The 2014 Pro Bowl rosters were released Friday night, less than 48 hours before a critical Week 17 begins. You can check out the players who named to the league's annual all-star game here.
But, as is always the case, some deserving players were left off the initial list of honorees. Here's a look at a few of the more glaring snubs:
• Nick Foles, QB, Eagles: A few quarterbacks might feel slighted right now, including Ben Roethlisberger and Andrew Luck. But in Foles is a player that some are starting to push for league MVP, thanks to his work in guiding the Eagles to the edge of a playoff spot. Heck, 25 touchdown passes to two interceptions sorta speaks for itself. Likely holding him back, though: He has started just nine games.
• Alshon Jeffery, WR, Bears: Jeffery's teammate, Brandon Marshall, earned a nod -- so Jeffery might have fallen victim to being second in the Windy City pecking order. But Jeffery had a case for his own spot, possibly over Marshall, who has more catches (94 to 86) and touchdowns (11 to seven) than Jeffery but less yards (1,221 to Jeffery's 1,341).
• Lavonte David, OLB, Buccaneers: This is arguably the biggest snub of all. David is Pro Football Focus' second-ranked outside linebacker, behind only Von Miller, who was suspended for Weeks 1 through 6 and now is out for the year with an injury. David had a stellar rookie season in 2012; he's been an outright star in 2013, possibly lost in the shuffle on a poor team.
• Knowshon Moreno, RB, Broncos: Green Bay's Eddie Lacy also has a beef -- he's considered the frontrunner for Offensive Rookie of the Year but was shut out of the Pro Bowl roster. Moreno's only 11th in the league in yards rushing (1,015), but he also has 55 catches and 12 combined touchdowns. Even after Denver drafted Montee Ball, Moreno has been the guy adding balance to a loaded offensive attack.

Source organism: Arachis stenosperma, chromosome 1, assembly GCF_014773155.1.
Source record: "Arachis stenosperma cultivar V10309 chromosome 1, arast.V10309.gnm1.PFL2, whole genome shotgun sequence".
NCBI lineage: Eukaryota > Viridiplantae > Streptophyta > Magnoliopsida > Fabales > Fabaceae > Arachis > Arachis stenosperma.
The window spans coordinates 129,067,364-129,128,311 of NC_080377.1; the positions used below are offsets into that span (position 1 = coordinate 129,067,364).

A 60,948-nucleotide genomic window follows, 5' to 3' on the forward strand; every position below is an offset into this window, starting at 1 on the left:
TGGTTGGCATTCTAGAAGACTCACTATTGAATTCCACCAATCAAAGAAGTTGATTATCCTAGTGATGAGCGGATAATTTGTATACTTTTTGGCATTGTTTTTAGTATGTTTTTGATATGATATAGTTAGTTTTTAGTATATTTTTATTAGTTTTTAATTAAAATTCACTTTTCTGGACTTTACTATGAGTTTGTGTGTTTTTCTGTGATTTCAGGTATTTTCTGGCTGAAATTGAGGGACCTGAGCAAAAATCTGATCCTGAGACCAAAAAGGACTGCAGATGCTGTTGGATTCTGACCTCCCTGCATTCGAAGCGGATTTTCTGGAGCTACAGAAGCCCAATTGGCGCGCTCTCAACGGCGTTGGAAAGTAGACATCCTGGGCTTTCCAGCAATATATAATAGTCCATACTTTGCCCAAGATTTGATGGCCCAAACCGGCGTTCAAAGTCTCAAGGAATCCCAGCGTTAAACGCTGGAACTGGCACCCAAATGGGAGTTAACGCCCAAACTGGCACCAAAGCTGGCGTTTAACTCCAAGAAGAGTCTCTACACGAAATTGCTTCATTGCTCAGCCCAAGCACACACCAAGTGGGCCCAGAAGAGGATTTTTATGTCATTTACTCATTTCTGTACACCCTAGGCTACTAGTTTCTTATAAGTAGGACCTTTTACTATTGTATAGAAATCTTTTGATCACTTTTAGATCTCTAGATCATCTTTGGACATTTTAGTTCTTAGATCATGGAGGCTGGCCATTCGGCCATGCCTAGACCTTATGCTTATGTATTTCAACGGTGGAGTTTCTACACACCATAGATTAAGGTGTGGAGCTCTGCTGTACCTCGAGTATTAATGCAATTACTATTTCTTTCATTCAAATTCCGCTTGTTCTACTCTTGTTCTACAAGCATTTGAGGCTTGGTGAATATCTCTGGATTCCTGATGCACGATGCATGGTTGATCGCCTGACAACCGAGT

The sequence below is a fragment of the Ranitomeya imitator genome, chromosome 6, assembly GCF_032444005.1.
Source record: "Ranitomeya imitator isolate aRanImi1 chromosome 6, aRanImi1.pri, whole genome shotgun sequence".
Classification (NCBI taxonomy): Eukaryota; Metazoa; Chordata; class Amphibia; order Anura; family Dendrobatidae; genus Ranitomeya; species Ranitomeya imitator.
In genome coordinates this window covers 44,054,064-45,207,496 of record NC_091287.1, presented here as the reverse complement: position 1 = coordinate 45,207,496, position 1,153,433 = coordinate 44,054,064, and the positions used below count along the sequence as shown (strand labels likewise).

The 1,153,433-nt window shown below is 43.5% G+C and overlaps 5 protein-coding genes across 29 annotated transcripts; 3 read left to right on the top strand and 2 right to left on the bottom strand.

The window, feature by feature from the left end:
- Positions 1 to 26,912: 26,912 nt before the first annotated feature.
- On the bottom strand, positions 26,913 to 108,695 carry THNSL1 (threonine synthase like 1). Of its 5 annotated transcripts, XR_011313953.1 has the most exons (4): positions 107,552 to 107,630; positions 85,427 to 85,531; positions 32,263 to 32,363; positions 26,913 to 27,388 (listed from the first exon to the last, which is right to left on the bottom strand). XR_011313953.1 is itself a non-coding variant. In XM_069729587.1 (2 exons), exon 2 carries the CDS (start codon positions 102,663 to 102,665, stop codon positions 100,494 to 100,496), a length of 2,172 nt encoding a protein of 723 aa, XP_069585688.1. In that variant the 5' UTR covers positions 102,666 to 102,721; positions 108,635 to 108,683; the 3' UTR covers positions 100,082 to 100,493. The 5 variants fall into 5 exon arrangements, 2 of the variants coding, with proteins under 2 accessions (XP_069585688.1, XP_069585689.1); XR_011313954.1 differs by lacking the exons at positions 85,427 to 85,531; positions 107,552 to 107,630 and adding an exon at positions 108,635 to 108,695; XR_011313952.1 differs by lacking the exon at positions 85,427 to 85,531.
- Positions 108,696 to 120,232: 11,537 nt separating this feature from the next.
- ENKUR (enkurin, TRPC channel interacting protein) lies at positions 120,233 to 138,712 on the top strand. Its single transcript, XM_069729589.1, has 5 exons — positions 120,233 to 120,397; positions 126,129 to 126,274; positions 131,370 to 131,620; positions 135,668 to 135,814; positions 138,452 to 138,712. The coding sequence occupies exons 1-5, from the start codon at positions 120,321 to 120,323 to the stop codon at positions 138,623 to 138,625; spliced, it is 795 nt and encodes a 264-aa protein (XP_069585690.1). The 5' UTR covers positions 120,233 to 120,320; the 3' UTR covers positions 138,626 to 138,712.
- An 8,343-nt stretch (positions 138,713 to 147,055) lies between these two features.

• Larry Warford, G, Lions/Josh Sitton, G, Packers: These two are a pair of NFC North interior linemen who have played well enough to earn the trip to Hawaii. Same goes for Philadelphia's Evan Mathis, the anchor of a line that's paved the way for LeSean McCoy and company. Sitton and Warford have allowed a combined one sack this season (it belongs to Sitton). In fact, Warford might be in the Offensive Rookie of the Year mix if he was not at such an underappreciated position.
• Muhammed Wilkerson, DE, Jets: Either Wilkerson or rookie DT Sheldon Richardson could have made the roster and no one would have batted an eyelash. Wilkerson, in just his third pro season, has broken through as a dominant defensive lineman -- he has 10.5 sacks to lead the Jets and also added an interception for good measure.
• Jurrell Casey, DT, Titans: If Casey keeps playing like he has this season, plenty of Pro Bowl selections will be coming in his future. Still, he probably should have been invited with this first slew of guys, on the strength of 10.5 sacks and some ferocious play inside for Tennessee.
• T.J. Ward, S, Browns: Ward said this week that he thought he had a Pro Bowl-worthy season, and it's hard to argue with him. Certainly, if you stack his numbers and impact up against Troy Polamalu or even Kam Chancellor, both of whom made it at Ward's strong safety spot, there is enough there to justify the Browns' DB heading to Hawaii.
• Dominique Rodgers-Cromartie, CB: A sensational season for the first-year Bronco goes unrewarded. Rodgers-Cromartie has played in 2013 like the player he looked to be after breaking into the league with Arizona, and the player Denver hoped he could be again when they signed him this past offseason.
• Cordarrelle Patterson, PR, Vikings: The NFL's move to ban kickoffs from this year's Pro Bowl really hurt Patterson's chances (as well as those of Chicago's Devin Hester). Patterson led the league in kick-return yards, but he did not return punts nor did he make enough of an impact elsewhere to justify a nod. • Jeremy Lane, ST, Seahawks: No way anyone can argue the inclusion of Arizona's Justin Bethel as a special teamer. New England's Matthew Slater, on the other hand ... Lane had a better season, serving as a menace from the gunner spot.